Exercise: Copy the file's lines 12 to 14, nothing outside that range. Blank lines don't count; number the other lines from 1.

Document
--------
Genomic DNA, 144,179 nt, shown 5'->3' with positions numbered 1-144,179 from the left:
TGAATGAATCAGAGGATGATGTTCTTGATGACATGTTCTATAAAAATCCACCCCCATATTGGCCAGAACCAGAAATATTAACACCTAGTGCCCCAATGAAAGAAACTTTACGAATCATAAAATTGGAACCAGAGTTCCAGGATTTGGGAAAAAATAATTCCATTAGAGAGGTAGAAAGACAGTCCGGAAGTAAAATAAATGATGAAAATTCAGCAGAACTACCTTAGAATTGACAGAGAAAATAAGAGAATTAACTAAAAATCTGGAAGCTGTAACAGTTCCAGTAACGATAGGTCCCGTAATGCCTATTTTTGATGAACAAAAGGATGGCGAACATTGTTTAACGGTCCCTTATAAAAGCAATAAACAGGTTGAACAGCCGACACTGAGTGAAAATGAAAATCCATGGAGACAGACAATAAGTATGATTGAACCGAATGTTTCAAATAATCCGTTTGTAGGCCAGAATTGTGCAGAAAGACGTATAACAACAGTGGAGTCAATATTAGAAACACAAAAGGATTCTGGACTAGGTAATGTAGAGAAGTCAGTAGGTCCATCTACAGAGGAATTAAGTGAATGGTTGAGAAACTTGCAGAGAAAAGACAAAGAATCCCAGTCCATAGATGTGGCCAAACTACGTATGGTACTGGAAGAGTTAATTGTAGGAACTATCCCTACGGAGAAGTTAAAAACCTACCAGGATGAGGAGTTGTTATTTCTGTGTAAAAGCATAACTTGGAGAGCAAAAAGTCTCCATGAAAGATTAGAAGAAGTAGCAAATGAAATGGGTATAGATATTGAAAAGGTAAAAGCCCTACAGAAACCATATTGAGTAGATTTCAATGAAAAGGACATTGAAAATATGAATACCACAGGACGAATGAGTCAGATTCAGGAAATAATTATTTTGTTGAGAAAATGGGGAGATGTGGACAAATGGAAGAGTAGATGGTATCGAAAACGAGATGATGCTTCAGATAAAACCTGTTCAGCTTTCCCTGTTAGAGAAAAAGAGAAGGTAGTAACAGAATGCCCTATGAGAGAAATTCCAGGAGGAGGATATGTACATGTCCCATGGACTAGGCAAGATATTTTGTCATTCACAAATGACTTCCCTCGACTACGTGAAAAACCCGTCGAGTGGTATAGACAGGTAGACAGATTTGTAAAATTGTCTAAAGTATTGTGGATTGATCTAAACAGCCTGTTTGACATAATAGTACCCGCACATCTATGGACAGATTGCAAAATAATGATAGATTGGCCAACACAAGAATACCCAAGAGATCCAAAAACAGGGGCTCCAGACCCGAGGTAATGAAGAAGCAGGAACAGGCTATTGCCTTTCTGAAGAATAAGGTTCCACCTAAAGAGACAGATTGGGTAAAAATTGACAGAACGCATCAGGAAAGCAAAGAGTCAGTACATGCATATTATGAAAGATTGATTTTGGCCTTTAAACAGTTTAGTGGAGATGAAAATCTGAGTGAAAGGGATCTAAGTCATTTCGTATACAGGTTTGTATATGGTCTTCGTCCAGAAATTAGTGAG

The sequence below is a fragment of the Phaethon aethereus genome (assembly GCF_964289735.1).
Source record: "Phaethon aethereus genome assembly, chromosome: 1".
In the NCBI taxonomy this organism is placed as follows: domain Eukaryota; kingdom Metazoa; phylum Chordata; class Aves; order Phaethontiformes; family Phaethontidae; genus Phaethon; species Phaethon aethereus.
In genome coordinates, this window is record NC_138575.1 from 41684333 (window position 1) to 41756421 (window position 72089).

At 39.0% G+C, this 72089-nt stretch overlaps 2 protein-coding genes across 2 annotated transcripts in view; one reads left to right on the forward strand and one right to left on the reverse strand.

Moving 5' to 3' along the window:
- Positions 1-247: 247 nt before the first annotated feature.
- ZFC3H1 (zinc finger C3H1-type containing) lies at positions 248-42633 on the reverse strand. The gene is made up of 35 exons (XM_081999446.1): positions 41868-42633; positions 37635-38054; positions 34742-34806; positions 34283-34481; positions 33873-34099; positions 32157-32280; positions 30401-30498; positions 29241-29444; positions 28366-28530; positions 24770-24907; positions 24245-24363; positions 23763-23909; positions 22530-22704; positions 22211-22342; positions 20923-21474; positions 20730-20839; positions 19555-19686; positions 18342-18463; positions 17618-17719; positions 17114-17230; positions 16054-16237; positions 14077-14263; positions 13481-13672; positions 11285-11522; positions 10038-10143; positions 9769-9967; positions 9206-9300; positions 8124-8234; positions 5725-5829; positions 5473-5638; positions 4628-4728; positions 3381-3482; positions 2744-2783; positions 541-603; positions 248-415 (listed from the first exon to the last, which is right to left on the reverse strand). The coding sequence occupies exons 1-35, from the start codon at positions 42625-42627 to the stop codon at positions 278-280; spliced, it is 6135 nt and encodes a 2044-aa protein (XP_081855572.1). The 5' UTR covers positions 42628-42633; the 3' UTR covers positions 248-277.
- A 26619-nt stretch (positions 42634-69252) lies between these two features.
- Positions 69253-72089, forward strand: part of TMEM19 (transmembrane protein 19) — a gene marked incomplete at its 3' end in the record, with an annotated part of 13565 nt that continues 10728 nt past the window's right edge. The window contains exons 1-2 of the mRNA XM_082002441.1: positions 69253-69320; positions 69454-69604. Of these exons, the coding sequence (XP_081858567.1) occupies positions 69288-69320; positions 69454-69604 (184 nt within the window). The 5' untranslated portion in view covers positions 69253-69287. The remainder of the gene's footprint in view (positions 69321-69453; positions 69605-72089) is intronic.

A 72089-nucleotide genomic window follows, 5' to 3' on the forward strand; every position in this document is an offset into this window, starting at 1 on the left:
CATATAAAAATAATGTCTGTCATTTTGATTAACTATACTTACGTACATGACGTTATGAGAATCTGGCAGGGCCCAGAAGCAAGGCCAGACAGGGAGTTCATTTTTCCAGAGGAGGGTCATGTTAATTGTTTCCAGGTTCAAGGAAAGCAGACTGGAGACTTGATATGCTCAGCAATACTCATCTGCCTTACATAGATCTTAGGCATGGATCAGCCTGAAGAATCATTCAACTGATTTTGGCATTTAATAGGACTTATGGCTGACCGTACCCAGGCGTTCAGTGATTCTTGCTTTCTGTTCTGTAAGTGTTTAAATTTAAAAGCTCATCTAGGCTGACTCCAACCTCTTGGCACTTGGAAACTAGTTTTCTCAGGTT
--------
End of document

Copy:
- Positions 69253-72089, forward strand: part of TMEM19 (transmembrane protein 19) — a gene marked incomplete at its 3' end in the record, with an annotated part of 13565 nt that continues 10728 nt past the window's right edge. The window contains exons 1-2 of the mRNA XM_082002441.1: positions 69253-69320; positions 69454-69604. Of these exons, the coding sequence (XP_081858567.1) occupies positions 69288-69320; positions 69454-69604 (184 nt within the window). The 5' untranslated portion in view covers positions 69253-69287. The remainder of the gene's footprint in view (positions 69321-69453; positions 69605-72089) is intronic.

A 72089-nucleotide genomic window follows, 5' to 3' on the forward strand; every position in this document is an offset into this window, starting at 1 on the left:
CATATAAAAATAATGTCTGTCATTTTGATTAACTATACTTACGTACATGACGTTATGAGAATCTGGCAGGGCCCAGAAGCAAGGCCAGACAGGGAGTTCATTTTTCCAGAGGAGGGTCATGTTAATTGTTTCCAGGTTCAAGGAAAGCAGACTGGAGACTTGATATGCTCAGCAATACTCATCTGCCTTACATAGATCTTAGGCATGGATCAGCCTGAAGAATCATTCAACTGATTTTGGCATTTAATAGGACTTATGGCTGACCGTACCCAGGCGTTCAGTGATTCTTGCTTTCTGTTCTGTAAGTGTTTAAATTTAAAAGCTCATCTAGGCTGACTCCAACCTCTTGGCACTTGGAAACTAGTTTTCTCAGGTT